FrankensteinJune 9, 2012
Frankenstein is one of those rare stories that seems to grow more meaningful with every passing year. Written by the eighteen-year-old Mary Shelley, in 1816-17, it has the distinction of being both a literary classic and the ancestor of the two popular genres we know as horror and science fiction. It has always been recognised as a morality tale about a man who challenges the Gods at their own game and suffers the consequences. Nowadays it also conjures up thoughts of organ transplants, cloning, and genetic mutation.
Danny Boyle, known for films such as Trainspotting and Slumdog Millionaire, claims to have found a new use for Frankenstein, as an inspiration for the opening ceremony of the 2012 London Olympics, for which he has been appointed Artistic Director.
Those who find it hard to make the connection, may wish to sample the production of Frankenstein, Boyle undertook last year for the National Theatre in London. The action takes place under a vast bank of lights that flare up like fireworks. The stage, as Boyle describes it, is “a cauldron”. Expect the same stagecraft, but not the body parts.
Frankenstein was broadcast under the highly successful National Theatre Live program, which has brought these works to a worldwide audience. The play returns for an encore season this weekend and next, in selected cinemas across Australia. (For local screening times & venues, go to:http://www.ntlive.info/)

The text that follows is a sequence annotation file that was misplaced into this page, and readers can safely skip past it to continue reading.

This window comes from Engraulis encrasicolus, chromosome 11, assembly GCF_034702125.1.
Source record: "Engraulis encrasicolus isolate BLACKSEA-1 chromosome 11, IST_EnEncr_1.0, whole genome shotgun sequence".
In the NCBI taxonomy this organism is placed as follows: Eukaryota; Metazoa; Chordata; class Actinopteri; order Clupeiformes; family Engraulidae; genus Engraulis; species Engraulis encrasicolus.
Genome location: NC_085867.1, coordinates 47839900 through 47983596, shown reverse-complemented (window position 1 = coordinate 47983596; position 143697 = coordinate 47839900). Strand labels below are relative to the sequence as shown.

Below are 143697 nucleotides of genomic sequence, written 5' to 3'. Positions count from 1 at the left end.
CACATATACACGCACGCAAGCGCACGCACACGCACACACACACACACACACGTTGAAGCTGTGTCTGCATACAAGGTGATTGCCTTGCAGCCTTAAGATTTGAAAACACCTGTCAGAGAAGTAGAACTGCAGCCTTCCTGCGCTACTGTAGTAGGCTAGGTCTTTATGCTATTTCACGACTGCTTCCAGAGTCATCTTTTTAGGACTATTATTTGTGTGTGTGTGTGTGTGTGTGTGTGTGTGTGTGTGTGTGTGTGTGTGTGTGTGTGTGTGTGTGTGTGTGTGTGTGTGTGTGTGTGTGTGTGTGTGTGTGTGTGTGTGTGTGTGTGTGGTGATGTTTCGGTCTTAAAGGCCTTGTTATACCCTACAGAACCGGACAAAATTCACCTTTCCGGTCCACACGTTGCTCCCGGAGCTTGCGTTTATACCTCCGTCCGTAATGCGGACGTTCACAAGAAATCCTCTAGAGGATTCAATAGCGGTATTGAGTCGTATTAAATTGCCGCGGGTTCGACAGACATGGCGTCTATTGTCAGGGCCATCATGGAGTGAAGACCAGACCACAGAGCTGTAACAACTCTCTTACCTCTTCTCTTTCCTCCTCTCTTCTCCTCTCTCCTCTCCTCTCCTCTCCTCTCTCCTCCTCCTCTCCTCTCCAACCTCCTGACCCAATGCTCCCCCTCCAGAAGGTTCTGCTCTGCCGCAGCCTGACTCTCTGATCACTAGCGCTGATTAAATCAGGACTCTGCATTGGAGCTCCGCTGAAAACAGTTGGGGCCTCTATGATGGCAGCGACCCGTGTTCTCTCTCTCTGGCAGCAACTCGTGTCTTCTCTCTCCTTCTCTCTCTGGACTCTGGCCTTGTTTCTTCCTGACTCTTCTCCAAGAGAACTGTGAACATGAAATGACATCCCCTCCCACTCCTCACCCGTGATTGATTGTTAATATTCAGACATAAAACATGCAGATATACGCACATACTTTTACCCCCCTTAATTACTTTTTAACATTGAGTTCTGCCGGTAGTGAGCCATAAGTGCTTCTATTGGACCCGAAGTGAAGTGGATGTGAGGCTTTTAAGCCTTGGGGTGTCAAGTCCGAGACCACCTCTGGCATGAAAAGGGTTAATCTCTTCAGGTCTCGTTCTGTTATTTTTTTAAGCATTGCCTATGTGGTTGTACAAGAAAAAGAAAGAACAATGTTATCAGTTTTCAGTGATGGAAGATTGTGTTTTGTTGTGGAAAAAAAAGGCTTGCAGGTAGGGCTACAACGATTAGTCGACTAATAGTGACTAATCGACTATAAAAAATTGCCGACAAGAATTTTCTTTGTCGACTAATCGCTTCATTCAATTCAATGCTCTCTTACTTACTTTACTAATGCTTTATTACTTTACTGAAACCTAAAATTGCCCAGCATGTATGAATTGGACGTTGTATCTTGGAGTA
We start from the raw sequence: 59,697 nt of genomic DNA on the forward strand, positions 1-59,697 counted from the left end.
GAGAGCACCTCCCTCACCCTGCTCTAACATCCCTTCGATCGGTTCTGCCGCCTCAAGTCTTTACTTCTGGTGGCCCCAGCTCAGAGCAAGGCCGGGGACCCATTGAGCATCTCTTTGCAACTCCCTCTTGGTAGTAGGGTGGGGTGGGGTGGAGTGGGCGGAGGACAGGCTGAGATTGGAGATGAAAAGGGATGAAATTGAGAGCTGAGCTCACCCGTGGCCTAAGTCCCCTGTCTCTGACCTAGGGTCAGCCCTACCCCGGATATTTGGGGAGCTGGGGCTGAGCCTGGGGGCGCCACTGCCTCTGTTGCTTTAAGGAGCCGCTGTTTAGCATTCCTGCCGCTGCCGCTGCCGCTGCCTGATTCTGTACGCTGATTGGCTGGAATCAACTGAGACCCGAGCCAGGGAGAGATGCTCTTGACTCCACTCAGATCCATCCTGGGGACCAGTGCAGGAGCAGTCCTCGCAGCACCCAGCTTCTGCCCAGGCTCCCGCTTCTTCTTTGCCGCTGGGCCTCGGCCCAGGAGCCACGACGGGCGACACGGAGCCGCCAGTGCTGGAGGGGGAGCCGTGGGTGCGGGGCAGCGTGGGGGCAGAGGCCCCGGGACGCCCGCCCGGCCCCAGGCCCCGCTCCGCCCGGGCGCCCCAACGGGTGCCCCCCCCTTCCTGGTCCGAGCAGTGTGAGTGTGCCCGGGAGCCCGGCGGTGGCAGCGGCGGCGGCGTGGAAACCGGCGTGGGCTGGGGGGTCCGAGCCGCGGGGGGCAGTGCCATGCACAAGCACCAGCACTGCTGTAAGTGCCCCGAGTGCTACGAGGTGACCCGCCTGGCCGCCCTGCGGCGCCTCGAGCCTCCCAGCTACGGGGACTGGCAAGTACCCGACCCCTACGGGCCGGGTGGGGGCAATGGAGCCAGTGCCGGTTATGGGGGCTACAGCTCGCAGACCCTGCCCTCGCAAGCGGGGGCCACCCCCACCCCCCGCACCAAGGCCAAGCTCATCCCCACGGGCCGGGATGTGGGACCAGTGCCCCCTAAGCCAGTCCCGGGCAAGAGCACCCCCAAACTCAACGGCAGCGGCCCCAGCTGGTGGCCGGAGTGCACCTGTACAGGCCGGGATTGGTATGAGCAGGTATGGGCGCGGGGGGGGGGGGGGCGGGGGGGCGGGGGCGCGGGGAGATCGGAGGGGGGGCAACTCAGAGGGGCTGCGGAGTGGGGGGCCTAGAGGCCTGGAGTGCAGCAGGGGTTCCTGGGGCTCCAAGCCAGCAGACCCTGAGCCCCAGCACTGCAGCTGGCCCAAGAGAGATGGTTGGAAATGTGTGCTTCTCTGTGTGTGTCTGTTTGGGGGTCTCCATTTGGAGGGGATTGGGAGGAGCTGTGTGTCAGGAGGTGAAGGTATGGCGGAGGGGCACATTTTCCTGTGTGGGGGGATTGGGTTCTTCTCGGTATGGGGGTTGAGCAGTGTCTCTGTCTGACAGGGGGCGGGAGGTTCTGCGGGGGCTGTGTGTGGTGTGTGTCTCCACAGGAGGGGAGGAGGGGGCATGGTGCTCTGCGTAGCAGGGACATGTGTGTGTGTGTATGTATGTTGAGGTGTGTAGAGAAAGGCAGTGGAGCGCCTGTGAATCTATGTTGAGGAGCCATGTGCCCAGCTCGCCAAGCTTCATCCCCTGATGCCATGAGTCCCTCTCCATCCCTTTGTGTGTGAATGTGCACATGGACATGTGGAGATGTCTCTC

The initial season was a sell-out, and rightly so. It is a masterly piece of theatre in which writer, Nick Dear, has teased out every nuance of Mary Shelley’s saga.
One of the novelties of the play was that from one night to the next the two lead actors, Benedict Cumberbatch and Jonny Lee Miller, alternated in the roles of Victor Frankenstein and the monster. Dramatically, this brought out the idea that the creature is actually Frankenstein’s alter-ego – the dark side of his personality given concrete form. His rejection of his new-born creation thereby becomes a repudiation of his own sensual nature. His fiancée, Elizabeth, complains that he never touches her, or even speaks to her.
The monster is as hungry for love as a child, but is beaten, spurned and rejected by all of humanity. With each rejection his hatred and his need for murderous retribution increases, although these violent impulses are balanced by a reasoning mind that struggles to understand both himself and his tormentors.
The play begins with the monster being born from a large womb-like sack. He writhes around on the stage struggling to gain control of his twitching limbs, painfully rising to his feet and falling. In the production I saw, Benedict Cumberbatch attacked this scene with a ferocious intensity.
This is very different to the popular image of Frankenstein’s monster, which remains the square-headed giant played by Boris Karloff in James Whale’s film of 1931. In this version, the monster groans and murmurs his way through every encounter, struggling to give words to his thoughts. In Boyle’s version the creature has a voice. He can argue and reason with his maker, quote from Paradise Lost, and plead his case for the creation of a mate. Cumberbatch’s articulate monster is much more of a human being than Karloff’s lumbering brute, although one should not underestimate the artistry with which the earlier actor elicited our sympathies.
Watching this production of Frankenstein is not like watching a motion picture. Our perceptions are limited to the dimensions of the stage with none of the devices that make cinema such an all-encompassing art. What we get instead is the intimacy of the night at the theatre, where we feel closer to the monster than we’ve ever been before.
Frankenstein, UK, rated MA 15 +, 120 mins
Published by the Australian Financial Review, June 09, 2012